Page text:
Learn Why Textiles Were So Luxurious During the Renaissance at This Exhibit
During the Renaissance, Italian ports served as important points of trade with the Middle East, and merchants throughout Europe were eager to purchase the latest goods influenced by these exotic wares. The Nelson-Atkins Museum of Art invites you to learn all about it at their latest exhibit, Worldly Luxuries: Repetition in Renaissance Textiles, this Thursday beginning at 10:00 a.m.
Worldly Luxuries: Repetition in Renaissance Textiles displays Italian, French and Spanish textiles influenced by this Middle Eastern trade and aesthetic tradition, spanning the 1400s to 1600s. Woven of sumptuous silk and exhibiting varied weaving techniques and ornamentation, these textiles were costly luxury goods and highly prized by the wealthy merchant classes.
Some of the most popular, although still very expensive, textiles during the Renaissance were monochromatic velvets with repeating patterns used for upholstery, draperies, and garments. These examples demonstrate the variety of cut pile designs and printing techniques used for Renaissance textile production.
The Nelson-Atkins Museum of Art arose from the instincts and ambitions of two private individuals who shared the dream of providing a public art museum for Kansas City and the surrounding region. William Rockhill Nelson, the founder of The Kansas City Star, was convinced that for a city to be truly civilized, art and culture were necessities. When he died in 1915, the bulk of his estate was used to establish the William Rockhill Nelson Trust for the purchase of works of art. Kansas City school teacher Mary McAfee Atkins had similar aspirations. She provided the city with approximately one-third of her million-dollar estate to purchase the land for a public art museum.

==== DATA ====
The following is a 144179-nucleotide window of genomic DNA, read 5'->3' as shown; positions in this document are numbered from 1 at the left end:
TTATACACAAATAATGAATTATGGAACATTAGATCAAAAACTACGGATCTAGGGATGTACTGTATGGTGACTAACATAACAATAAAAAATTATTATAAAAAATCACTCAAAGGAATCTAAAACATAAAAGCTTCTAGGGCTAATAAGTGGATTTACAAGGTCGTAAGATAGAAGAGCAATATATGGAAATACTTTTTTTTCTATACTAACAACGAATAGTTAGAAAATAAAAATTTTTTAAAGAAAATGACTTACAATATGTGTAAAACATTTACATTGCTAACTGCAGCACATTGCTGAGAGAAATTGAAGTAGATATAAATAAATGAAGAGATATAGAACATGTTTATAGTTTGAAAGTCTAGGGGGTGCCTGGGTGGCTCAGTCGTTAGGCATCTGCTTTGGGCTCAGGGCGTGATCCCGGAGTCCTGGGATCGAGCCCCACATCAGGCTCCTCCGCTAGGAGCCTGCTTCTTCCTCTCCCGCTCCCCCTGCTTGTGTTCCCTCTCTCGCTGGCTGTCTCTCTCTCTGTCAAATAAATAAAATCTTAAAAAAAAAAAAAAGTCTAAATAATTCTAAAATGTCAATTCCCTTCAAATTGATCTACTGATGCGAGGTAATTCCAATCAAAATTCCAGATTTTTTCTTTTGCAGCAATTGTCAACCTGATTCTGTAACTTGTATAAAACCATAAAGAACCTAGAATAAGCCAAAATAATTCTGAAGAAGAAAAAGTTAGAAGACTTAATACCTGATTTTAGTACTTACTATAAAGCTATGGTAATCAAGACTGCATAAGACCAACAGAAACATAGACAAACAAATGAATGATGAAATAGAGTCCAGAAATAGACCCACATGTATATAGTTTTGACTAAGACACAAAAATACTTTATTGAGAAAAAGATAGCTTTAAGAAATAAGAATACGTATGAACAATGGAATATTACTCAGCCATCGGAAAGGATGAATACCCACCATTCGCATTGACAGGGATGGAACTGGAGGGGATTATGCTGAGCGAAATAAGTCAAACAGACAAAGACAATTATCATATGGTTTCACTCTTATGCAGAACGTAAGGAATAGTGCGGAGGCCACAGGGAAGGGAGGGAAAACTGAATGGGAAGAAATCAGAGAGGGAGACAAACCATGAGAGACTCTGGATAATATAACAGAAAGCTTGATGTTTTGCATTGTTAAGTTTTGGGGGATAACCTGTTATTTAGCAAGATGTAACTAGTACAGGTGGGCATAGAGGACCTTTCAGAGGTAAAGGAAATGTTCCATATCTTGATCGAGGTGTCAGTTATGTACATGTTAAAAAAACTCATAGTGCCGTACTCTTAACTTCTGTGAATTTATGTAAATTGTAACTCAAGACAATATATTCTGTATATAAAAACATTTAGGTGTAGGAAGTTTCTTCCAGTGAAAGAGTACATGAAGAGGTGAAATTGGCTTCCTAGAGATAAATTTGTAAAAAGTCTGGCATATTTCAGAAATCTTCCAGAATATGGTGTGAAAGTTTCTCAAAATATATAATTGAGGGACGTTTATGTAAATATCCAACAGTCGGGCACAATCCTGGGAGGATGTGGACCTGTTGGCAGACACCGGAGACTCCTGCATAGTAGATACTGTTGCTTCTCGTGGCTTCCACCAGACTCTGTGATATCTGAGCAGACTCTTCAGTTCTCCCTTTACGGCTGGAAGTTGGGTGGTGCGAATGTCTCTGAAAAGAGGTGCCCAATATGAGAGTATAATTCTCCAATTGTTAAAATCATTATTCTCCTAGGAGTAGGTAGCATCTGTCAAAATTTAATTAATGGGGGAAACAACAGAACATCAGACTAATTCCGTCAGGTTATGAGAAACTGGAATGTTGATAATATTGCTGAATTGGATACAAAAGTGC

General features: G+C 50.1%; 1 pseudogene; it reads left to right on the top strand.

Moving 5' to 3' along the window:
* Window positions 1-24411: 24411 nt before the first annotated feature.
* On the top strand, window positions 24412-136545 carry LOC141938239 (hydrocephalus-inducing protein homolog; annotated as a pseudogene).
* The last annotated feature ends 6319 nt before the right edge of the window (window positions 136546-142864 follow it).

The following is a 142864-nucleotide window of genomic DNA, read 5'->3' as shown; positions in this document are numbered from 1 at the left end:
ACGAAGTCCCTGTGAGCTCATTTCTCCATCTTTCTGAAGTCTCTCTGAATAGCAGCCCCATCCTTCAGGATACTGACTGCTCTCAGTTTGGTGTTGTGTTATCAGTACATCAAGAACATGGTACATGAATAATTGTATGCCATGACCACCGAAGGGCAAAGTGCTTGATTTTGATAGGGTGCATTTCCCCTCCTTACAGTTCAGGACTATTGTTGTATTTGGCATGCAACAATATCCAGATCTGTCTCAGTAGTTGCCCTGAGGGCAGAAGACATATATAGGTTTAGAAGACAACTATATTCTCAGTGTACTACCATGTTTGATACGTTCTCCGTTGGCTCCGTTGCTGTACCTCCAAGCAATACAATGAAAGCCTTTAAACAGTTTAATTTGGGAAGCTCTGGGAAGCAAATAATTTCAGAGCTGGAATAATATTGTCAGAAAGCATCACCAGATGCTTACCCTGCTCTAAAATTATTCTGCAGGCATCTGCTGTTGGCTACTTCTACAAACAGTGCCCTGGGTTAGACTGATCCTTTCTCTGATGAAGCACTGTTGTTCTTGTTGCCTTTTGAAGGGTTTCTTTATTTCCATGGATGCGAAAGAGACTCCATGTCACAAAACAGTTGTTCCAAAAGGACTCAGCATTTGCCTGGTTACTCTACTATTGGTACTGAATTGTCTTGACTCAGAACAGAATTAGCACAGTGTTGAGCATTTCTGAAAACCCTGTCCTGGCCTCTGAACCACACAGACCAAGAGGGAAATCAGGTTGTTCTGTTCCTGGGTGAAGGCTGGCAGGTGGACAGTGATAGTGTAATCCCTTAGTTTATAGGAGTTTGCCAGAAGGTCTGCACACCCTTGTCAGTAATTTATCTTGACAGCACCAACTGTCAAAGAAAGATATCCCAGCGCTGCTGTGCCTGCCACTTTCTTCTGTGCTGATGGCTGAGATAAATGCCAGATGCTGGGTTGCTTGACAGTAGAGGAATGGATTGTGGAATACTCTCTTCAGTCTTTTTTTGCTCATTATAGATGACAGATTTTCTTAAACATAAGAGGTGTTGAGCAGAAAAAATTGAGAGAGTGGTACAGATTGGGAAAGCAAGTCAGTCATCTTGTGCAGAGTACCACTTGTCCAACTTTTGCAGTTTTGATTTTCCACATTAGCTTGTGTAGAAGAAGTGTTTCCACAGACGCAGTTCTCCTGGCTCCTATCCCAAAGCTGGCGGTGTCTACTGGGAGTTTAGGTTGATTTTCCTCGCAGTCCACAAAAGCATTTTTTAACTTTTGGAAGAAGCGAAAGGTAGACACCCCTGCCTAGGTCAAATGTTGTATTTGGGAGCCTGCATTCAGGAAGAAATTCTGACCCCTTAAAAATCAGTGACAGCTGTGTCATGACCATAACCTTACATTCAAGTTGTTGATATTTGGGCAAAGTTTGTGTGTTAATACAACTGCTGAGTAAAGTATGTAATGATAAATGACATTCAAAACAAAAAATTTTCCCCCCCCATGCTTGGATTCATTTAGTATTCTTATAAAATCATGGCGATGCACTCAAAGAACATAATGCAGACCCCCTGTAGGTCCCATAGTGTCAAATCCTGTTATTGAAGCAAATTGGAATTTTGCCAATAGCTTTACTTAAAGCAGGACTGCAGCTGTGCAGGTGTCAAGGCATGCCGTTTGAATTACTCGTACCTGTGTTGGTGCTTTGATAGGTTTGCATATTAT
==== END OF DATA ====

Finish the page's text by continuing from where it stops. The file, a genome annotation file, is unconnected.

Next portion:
The Nelson estate was combined with Mary Atkins’ legacy to build an art museum for the people of Kansas City. The William Rockhill Nelson Gallery of Art and the Mary Atkins Museum of Fine Arts opened to the public Dec. 11, 1933. Today, the Nelson-Atkins maintains collections of more than 35,000 works of art and welcomes 500,000 visitors a year.
Be sure to check out this stimulating exhibit while it’s open to the public! Admission is free. For additional information, please visit www.nelson-atkins.org or call 816-751-1278.
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Thursday, February 27, 2020—10:00 AM
Event Venue Location:
The Nelson-Atkins Museum of Art
4525 Oak Street
Kansas City, Missouri 64111